Natural Dyeing - Eighteenth Century Dyeshop
Eighteenth Century Dyeshop
The American Revolution
brought forth a new early trade, weaving. America could no longer rely on England for their imported textiles and other manufactured goods. Every person in the family would have to learn to make their own clothes. Since the colonists did not want to wear the same color of clothing day in and day out, it was necessary to dye fabric using homegrown and wild plants and vegetables. In most colonial towns, there was a person whose specific job was a wool dyer.

In Europe, the job of bleaching and dyeing depended in craft skills which required lengthy apprenticeships. The work was done by men who had to understand biology and chemistry in order to understand the properties of the materials they were working with. Indigo which was a complicated dye to use was produced through a process of controlled fermentation over a number of days. In Europe dyeing took place in specialized shops.

Natural Dyeing - Dyeing
It was impossible to transfer that process to America. Instead, dyeing was accomplished either in fulling mills, craft shops, or by the colonial men and women of the household. The natural materials available for the household in the new world was abundant. Colonists learned from the native people. One of the Salem Massachusetts settlers reported in 1630, "also here be divers roots and berries where whith the Indians dye excellent holiday colours that no raine nor washing can alter."

Up until the nineteenth century, only natural dyes were available, In 1856, W.H. Perkins while experimenting with coal tar accidentally discovered aniline dyes, He produced a new lavender dye which sent excitement throughout England. Natural dyeing survived in rural parts of America, but it didn't take long for synthetic dyes to replace them. Synthetic dyes could be produced in large quantities for commercial textile production. By 1867, dyestuffs imported for consumption in the United States was 27,000 tons. By 1900, 1.5 million tons were manufactured in the United States with 4.5 million being imported from other countries.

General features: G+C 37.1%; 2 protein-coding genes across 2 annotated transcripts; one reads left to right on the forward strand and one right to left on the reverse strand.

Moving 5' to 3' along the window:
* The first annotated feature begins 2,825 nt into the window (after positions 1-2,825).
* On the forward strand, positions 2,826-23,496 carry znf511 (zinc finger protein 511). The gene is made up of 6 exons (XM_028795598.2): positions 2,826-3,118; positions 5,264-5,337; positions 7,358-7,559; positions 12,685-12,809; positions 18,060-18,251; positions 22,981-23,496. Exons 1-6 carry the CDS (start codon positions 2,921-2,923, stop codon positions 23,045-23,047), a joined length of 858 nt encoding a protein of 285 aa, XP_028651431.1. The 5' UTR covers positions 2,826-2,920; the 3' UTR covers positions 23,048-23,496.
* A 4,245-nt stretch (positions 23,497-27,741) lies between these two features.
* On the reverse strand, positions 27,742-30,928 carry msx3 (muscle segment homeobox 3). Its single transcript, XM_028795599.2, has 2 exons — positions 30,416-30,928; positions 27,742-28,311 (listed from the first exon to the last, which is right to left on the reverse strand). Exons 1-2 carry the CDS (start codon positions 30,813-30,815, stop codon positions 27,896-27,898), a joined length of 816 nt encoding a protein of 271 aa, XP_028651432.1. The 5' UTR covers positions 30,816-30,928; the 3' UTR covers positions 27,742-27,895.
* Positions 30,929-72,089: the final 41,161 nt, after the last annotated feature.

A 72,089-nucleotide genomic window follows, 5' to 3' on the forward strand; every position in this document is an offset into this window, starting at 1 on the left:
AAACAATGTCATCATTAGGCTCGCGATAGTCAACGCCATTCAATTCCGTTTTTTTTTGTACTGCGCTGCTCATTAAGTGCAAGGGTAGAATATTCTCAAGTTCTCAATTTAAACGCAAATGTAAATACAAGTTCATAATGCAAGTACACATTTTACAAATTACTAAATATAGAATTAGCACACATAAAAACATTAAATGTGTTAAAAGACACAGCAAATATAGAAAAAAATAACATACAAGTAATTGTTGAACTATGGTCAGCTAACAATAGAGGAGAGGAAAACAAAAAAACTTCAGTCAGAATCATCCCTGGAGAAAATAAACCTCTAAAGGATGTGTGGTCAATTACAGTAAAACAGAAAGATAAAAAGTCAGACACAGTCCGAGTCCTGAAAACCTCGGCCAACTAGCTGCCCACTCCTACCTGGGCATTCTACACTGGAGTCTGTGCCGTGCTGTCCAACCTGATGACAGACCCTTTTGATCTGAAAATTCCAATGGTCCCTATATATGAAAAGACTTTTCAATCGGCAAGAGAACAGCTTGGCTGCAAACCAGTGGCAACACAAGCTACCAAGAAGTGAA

Natural Dyeing - W.H.Perkins at the age of 22
W.H.Perkins at the age of 22
Natural Dyeing - W.H. Perkins patent in August 1856
W.H. Perkins patent in August 1856
There are two categories in which natural dyes fall under, either substantive or adjective. Substantive or direct dyes such lichens, walnut hulls, or indigo attach to the fiber without the use of another chemical. Adjective or mordant dyes require a fixative such as alum or tin which prevents the color from washing out. The most common tradition mordants were iron salts and aluminum. This use of copper, chrome and tin in the mordanting procedure came into use later. The metal mordants were not readily available in small towns and villages. Instead the local people used plants for mordanting procedures.

Although natural dyes have survived because they are impossible to standardize and they produce unique colors that may vary widely from dye lot to dye lot. The colors yielded from natural materials are soft and pleasing to the eye. Of the primary colors, various hues of yellow seem to result from most native natural sources. However, rich browns, pinks, oranges, reds, grays, tans, blues, purples, and blacks, as well as pastels, can be achieved by combining natural dyeing materials with various chemical salts known as mordants.

Dyeing wool works best when metallic salts like tin, iron, and alum are used. Alum is commonly used with cream of tartar which helps brighten colors. During colonial times, iron pots were used which acted as the mordant in producing cooler or grayer tones. Tannic acids are used best on cotton.